We really need a new boogie man. Stalin would do for this situation. If only he had a funny mustache. Actually, the USSR is good comparison to the new Arizona "show me your papers" law. Many of us are old enough to remember the Soviet Union and know people who visited before the wall came down. I know and have read a number of people who have described the terror of people asked for their papers while backpacking in Russia, while doing the touristy things in Moscow, while visiting Red Square. Remember when we used to say, so glad I don't live in that type of country. Why haven't I seen any images of Governor Jan Brewer compared to Hitler or called a communist? umm, wait a minute. Quick google and youtube search ... man, they are out there. Gotta love the net!

SB1070, as July 28th, 2010, makes it a misdemeanor to be in Arizona without legal documents. Any officer of the law can ask for your papers if they have reasonable suspicion of your legal status. A valid driver's license is good example of such papers. So if you are on vacation and driving around with a rent-a-car with some friends heading out to the Grand Canyon and you have a headlight burned out, you can be pulled over by the police and asked for your papers. Not just the driver but everyone in the car including the kids. If they don't have the papers, they and you (as the driver) can be put in jail until you produce the appropriate papers. You as the driver would be under suspicion of transporting aliens. What is reasonable suspicion? That is subjective. I am a white guy and I don't tan well so I am probably safe. Not so sure about my friends. The state would pay for the jail time, I believe, but not for the frustration, all lost time at work or anything else that you may incur.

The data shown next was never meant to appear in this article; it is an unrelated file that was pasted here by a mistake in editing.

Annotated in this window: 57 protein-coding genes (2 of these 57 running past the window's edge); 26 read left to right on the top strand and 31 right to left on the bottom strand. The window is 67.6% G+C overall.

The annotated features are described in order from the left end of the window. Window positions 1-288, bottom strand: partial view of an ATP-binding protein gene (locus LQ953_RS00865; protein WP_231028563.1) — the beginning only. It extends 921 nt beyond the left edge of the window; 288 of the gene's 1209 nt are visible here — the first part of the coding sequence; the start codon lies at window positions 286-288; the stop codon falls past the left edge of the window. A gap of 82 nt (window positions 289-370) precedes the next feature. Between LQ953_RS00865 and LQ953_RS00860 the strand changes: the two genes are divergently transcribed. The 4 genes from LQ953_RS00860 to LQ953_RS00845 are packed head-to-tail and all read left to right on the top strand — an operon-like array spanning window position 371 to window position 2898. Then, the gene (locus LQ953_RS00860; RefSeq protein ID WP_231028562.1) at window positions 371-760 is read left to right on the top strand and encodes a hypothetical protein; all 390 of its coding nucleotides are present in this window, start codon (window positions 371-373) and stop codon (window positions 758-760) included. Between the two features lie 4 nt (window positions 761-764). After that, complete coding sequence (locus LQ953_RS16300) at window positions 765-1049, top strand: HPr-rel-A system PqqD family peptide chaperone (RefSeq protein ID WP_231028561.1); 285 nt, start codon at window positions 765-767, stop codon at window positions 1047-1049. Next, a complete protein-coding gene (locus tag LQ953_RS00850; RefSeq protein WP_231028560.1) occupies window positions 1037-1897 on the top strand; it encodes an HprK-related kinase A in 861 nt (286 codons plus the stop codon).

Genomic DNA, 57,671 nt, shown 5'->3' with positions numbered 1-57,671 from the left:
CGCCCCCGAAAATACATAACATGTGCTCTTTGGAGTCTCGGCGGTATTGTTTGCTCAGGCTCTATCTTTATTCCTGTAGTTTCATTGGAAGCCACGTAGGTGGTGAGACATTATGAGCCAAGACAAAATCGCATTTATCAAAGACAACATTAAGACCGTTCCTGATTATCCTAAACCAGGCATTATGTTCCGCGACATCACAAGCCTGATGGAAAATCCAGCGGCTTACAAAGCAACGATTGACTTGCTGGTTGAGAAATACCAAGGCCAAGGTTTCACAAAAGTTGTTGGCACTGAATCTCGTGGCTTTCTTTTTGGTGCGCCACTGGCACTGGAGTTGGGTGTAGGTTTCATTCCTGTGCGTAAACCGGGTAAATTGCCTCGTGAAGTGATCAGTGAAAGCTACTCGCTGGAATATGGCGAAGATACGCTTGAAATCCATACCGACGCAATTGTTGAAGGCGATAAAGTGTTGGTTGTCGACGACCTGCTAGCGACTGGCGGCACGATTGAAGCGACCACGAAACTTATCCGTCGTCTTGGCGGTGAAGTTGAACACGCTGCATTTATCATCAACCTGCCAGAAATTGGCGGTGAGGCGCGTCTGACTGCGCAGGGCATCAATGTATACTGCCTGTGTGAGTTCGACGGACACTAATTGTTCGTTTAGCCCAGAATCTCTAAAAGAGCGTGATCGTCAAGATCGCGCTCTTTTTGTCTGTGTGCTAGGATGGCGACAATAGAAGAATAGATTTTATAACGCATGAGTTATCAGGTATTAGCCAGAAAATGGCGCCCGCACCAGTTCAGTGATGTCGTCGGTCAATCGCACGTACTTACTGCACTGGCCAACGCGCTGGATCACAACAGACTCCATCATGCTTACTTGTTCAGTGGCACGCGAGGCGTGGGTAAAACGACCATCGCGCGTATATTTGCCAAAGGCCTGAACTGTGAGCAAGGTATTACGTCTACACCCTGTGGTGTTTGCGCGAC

As a white person, non-Arizonan, who lives near the Canadian border (not Mexico), you could say that this doesn't have an effect on my life and I don't really know what is going on down there. This is a valid point. The only fear we have here of Canadians is if too many of them come down, they may cause a lot of car accidents from turning left from the right lane. Also, we could have a french fry problem ... "no, I did not order gravy and bean curd on my fries!" But I work for a New York City office and I have a lot of brown friends and co-workers. Laws don't get passed in vacuums and have a tendency to creep. If it happens in Arizona, it could happen elsewhere. Precedents get set. If you complain only about injustice when it happens to you directly, you will find that you are alone when you are trodden upon. So yes, there are a lot of situations in life where you are asked to present an ID, like the doctor's office or the DMV, but you are not thrown in jail if you don't have them there and everyone has to present the document, not those under "suspicion." "Reasonable suspicion" is a euphemism for a lot of distasteful things that I don't have the time or space to address here. A few years ago, I was pulled over in Brookline Mass so some bogus reason that I cannot even remember. Cops in Brookline pull over cars of people who don't seem like they can afford to live in Brookline. So I understand what "reasonable suspicion" means from personal experience. Rich people, particularly, rich white won't get bothered.